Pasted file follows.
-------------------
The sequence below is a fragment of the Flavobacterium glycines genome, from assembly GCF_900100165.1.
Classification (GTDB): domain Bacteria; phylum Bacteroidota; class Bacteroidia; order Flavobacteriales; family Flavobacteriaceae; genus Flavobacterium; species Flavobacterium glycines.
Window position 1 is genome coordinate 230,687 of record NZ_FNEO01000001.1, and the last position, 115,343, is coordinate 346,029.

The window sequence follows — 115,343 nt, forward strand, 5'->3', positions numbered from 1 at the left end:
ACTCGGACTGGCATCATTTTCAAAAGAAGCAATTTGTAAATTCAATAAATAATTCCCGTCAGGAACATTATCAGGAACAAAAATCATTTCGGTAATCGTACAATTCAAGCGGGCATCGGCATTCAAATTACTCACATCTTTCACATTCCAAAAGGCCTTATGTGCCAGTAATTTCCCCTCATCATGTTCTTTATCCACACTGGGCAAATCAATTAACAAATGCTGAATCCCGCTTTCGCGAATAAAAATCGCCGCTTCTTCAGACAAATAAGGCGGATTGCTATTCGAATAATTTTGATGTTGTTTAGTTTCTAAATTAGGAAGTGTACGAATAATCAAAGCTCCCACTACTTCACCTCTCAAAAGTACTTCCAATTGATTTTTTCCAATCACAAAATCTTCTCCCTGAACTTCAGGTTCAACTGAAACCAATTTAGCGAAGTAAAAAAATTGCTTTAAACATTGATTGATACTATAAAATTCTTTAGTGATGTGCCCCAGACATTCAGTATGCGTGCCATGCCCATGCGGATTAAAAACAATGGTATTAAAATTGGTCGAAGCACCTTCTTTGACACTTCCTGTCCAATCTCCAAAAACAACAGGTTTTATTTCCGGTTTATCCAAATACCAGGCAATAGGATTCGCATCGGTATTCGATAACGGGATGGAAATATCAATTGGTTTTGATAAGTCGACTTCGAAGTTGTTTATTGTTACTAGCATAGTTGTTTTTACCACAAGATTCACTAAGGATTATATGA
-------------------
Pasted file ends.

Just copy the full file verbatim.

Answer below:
The sequence below is a fragment of the Flavobacterium glycines genome, from assembly GCF_900100165.1.
Classification (GTDB): domain Bacteria; phylum Bacteroidota; class Bacteroidia; order Flavobacteriales; family Flavobacteriaceae; genus Flavobacterium; species Flavobacterium glycines.
Window position 1 is genome coordinate 230,687 of record NZ_FNEO01000001.1, and the last position, 115,343, is coordinate 346,029.

The window sequence follows — 115,343 nt, forward strand, 5'->3', positions numbered from 1 at the left end:
ACTCGGACTGGCATCATTTTCAAAAGAAGCAATTTGTAAATTCAATAAATAATTCCCGTCAGGAACATTATCAGGAACAAAAATCATTTCGGTAATCGTACAATTCAAGCGGGCATCGGCATTCAAATTACTCACATCTTTCACATTCCAAAAGGCCTTATGTGCCAGTAATTTCCCCTCATCATGTTCTTTATCCACACTGGGCAAATCAATTAACAAATGCTGAATCCCGCTTTCGCGAATAAAAATCGCCGCTTCTTCAGACAAATAAGGCGGATTGCTATTCGAATAATTTTGATGTTGTTTAGTTTCTAAATTAGGAAGTGTACGAATAATCAAAGCTCCCACTACTTCACCTCTCAAAAGTACTTCCAATTGATTTTTTCCAATCACAAAATCTTCTCCCTGAACTTCAGGTTCAACTGAAACCAATTTAGCGAAGTAAAAAAATTGCTTTAAACATTGATTGATACTATAAAATTCTTTAGTGATGTGCCCCAGACATTCAGTATGCGTGCCATGCCCATGCGGATTAAAAACAATGGTATTAAAATTGGTCGAAGCACCTTCTTTGACACTTCCTGTCCAATCTCCAAAAACAACAGGTTTTATTTCCGGTTTATCCAAATACCAGGCAATAGGATTCGCATCGGTATTCGATAACGGGATGGAAATATCAATTGGTTTTGATAAGTCGACTTCGAAGTTGTTTATTGTTACTAGCATAGTTGTTTTTACCACAAGATTCACTAAGGATTATATGA